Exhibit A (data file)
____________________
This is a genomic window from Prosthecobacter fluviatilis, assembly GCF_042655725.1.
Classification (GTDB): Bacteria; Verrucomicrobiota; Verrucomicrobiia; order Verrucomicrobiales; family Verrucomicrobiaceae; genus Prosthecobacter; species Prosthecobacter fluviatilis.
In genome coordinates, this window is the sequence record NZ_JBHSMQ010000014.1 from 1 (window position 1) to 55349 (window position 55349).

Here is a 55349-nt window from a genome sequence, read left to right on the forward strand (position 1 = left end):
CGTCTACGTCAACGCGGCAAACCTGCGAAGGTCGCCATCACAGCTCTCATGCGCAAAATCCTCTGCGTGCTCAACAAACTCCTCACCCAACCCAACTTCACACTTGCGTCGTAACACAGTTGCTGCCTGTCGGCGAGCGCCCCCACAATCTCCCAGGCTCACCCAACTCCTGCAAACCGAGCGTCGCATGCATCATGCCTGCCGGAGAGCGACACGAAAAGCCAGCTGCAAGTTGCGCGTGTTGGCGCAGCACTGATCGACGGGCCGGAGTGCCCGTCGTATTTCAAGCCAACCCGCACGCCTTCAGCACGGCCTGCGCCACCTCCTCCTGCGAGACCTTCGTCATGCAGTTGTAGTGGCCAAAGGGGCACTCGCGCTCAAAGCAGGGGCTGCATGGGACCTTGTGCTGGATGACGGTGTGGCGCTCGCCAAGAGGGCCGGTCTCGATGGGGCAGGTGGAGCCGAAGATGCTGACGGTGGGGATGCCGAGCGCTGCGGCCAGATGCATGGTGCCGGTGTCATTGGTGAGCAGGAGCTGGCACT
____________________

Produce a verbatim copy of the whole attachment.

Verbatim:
This is a genomic window from Prosthecobacter fluviatilis, assembly GCF_042655725.1.
Classification (GTDB): Bacteria; Verrucomicrobiota; Verrucomicrobiia; order Verrucomicrobiales; family Verrucomicrobiaceae; genus Prosthecobacter; species Prosthecobacter fluviatilis.
In genome coordinates, this window is the sequence record NZ_JBHSMQ010000014.1 from 1 (window position 1) to 55349 (window position 55349).

Here is a 55349-nt window from a genome sequence, read left to right on the forward strand (position 1 = left end):
CGTCTACGTCAACGCGGCAAACCTGCGAAGGTCGCCATCACAGCTCTCATGCGCAAAATCCTCTGCGTGCTCAACAAACTCCTCACCCAACCCAACTTCACACTTGCGTCGTAACACAGTTGCTGCCTGTCGGCGAGCGCCCCCACAATCTCCCAGGCTCACCCAACTCCTGCAAACCGAGCGTCGCATGCATCATGCCTGCCGGAGAGCGACACGAAAAGCCAGCTGCAAGTTGCGCGTGTTGGCGCAGCACTGATCGACGGGCCGGAGTGCCCGTCGTATTTCAAGCCAACCCGCACGCCTTCAGCACGGCCTGCGCCACCTCCTCCTGCGAGACCTTCGTCATGCAGTTGTAGTGGCCAAAGGGGCACTCGCGCTCAAAGCAGGGGCTGCATGGGACCTTGTGCTGGATGACGGTGTGGCGCTCGCCAAGAGGGCCGGTCTCGATGGGGCAGGTGGAGCCGAAGATGCTGACGGTGGGGATGCCGAGCGCTGCGGCCAGATGCATGGTGCCGGTGTCATTGGTGAGCAGGAGCTGGCACT